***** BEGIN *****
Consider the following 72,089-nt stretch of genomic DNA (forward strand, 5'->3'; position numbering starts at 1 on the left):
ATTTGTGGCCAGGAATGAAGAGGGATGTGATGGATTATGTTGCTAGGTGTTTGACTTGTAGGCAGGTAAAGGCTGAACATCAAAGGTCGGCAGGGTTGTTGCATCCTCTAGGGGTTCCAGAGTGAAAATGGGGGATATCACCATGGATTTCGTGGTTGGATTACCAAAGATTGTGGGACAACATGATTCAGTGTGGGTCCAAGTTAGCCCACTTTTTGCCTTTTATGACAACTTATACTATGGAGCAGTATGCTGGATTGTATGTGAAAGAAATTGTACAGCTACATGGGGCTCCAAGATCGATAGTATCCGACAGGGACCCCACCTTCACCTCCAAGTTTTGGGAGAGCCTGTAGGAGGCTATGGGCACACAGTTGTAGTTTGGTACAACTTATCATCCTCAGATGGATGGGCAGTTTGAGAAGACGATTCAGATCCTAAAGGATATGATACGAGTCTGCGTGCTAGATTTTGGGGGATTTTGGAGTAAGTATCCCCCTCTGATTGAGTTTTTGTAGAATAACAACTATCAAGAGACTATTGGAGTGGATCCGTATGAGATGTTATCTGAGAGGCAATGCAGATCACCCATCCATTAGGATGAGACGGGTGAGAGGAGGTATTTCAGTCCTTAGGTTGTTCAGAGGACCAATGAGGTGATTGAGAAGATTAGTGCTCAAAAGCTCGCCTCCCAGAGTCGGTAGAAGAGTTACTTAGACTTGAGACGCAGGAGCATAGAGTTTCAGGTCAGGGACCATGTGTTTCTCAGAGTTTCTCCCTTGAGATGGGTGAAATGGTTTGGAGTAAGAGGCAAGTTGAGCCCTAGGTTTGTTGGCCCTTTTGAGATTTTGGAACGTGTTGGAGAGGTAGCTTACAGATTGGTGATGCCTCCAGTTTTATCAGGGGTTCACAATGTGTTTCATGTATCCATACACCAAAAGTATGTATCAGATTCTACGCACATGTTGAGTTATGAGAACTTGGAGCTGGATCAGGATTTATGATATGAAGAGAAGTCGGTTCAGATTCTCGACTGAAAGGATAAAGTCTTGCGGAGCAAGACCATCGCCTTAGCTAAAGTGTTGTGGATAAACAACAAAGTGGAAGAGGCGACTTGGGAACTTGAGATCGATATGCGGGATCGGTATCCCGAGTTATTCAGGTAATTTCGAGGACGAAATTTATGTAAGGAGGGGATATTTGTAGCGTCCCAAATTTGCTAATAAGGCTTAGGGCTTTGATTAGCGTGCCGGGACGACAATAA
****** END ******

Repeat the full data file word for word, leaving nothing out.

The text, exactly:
Consider the following 72,089-nt stretch of genomic DNA (forward strand, 5'->3'; position numbering starts at 1 on the left):
ATTTGTGGCCAGGAATGAAGAGGGATGTGATGGATTATGTTGCTAGGTGTTTGACTTGTAGGCAGGTAAAGGCTGAACATCAAAGGTCGGCAGGGTTGTTGCATCCTCTAGGGGTTCCAGAGTGAAAATGGGGGATATCACCATGGATTTCGTGGTTGGATTACCAAAGATTGTGGGACAACATGATTCAGTGTGGGTCCAAGTTAGCCCACTTTTTGCCTTTTATGACAACTTATACTATGGAGCAGTATGCTGGATTGTATGTGAAAGAAATTGTACAGCTACATGGGGCTCCAAGATCGATAGTATCCGACAGGGACCCCACCTTCACCTCCAAGTTTTGGGAGAGCCTGTAGGAGGCTATGGGCACACAGTTGTAGTTTGGTACAACTTATCATCCTCAGATGGATGGGCAGTTTGAGAAGACGATTCAGATCCTAAAGGATATGATACGAGTCTGCGTGCTAGATTTTGGGGGATTTTGGAGTAAGTATCCCCCTCTGATTGAGTTTTTGTAGAATAACAACTATCAAGAGACTATTGGAGTGGATCCGTATGAGATGTTATCTGAGAGGCAATGCAGATCACCCATCCATTAGGATGAGACGGGTGAGAGGAGGTATTTCAGTCCTTAGGTTGTTCAGAGGACCAATGAGGTGATTGAGAAGATTAGTGCTCAAAAGCTCGCCTCCCAGAGTCGGTAGAAGAGTTACTTAGACTTGAGACGCAGGAGCATAGAGTTTCAGGTCAGGGACCATGTGTTTCTCAGAGTTTCTCCCTTGAGATGGGTGAAATGGTTTGGAGTAAGAGGCAAGTTGAGCCCTAGGTTTGTTGGCCCTTTTGAGATTTTGGAACGTGTTGGAGAGGTAGCTTACAGATTGGTGATGCCTCCAGTTTTATCAGGGGTTCACAATGTGTTTCATGTATCCATACACCAAAAGTATGTATCAGATTCTACGCACATGTTGAGTTATGAGAACTTGGAGCTGGATCAGGATTTATGATATGAAGAGAAGTCGGTTCAGATTCTCGACTGAAAGGATAAAGTCTTGCGGAGCAAGACCATCGCCTTAGCTAAAGTGTTGTGGATAAACAACAAAGTGGAAGAGGCGACTTGGGAACTTGAGATCGATATGCGGGATCGGTATCCCGAGTTATTCAGGTAATTTCGAGGACGAAATTTATGTAAGGAGGGGATATTTGTAGCGTCCCAAATTTGCTAATAAGGCTTAGGGCTTTGATTAGCGTGCCGGGACGACAATAA